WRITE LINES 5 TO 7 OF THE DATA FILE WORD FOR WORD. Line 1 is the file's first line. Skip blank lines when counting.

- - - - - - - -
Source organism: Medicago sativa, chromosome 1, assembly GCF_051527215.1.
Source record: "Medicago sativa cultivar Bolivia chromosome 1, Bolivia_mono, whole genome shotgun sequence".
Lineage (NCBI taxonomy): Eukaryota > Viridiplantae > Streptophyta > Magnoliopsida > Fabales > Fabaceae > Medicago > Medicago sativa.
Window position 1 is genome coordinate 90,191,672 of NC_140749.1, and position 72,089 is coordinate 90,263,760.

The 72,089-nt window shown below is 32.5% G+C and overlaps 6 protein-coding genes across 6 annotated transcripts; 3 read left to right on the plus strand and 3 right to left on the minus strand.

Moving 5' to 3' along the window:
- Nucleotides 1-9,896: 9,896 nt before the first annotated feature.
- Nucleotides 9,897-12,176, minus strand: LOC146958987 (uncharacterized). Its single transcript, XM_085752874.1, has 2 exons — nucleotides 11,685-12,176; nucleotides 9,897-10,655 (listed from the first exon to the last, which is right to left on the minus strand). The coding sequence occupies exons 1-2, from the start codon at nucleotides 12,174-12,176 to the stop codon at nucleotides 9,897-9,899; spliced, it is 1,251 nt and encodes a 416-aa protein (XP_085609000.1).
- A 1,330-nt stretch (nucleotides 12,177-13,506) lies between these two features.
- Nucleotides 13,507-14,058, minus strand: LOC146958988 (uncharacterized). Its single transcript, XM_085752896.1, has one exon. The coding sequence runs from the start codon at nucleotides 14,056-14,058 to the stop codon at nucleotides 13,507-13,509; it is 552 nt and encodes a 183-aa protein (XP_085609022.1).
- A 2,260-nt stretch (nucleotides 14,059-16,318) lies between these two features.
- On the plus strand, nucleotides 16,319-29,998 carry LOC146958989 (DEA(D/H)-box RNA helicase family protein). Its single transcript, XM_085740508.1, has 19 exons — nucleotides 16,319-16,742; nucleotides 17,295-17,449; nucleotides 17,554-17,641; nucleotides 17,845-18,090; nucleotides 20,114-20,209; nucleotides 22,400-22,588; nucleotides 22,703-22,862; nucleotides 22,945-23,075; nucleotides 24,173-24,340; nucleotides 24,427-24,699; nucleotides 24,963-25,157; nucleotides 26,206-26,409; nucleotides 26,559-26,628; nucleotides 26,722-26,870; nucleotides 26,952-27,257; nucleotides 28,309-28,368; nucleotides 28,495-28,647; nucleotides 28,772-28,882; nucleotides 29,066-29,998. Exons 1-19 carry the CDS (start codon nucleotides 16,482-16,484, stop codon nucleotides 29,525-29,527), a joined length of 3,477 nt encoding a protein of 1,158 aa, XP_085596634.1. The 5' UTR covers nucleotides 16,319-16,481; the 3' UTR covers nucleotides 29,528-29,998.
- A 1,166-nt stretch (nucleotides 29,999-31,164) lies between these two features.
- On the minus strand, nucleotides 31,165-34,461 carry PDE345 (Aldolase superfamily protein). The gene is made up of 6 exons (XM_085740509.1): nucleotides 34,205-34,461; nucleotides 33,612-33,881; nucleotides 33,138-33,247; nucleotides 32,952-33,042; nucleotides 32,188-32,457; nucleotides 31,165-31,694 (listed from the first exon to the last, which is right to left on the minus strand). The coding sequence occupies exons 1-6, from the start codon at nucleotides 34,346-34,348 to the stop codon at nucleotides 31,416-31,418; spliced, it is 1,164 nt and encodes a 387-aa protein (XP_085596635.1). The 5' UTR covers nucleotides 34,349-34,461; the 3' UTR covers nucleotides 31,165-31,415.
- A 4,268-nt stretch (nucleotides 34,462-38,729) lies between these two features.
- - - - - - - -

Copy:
The 72,089-nt window shown below is 32.5% G+C and overlaps 6 protein-coding genes across 6 annotated transcripts; 3 read left to right on the plus strand and 3 right to left on the minus strand.

Moving 5' to 3' along the window:
- Nucleotides 1-9,896: 9,896 nt before the first annotated feature.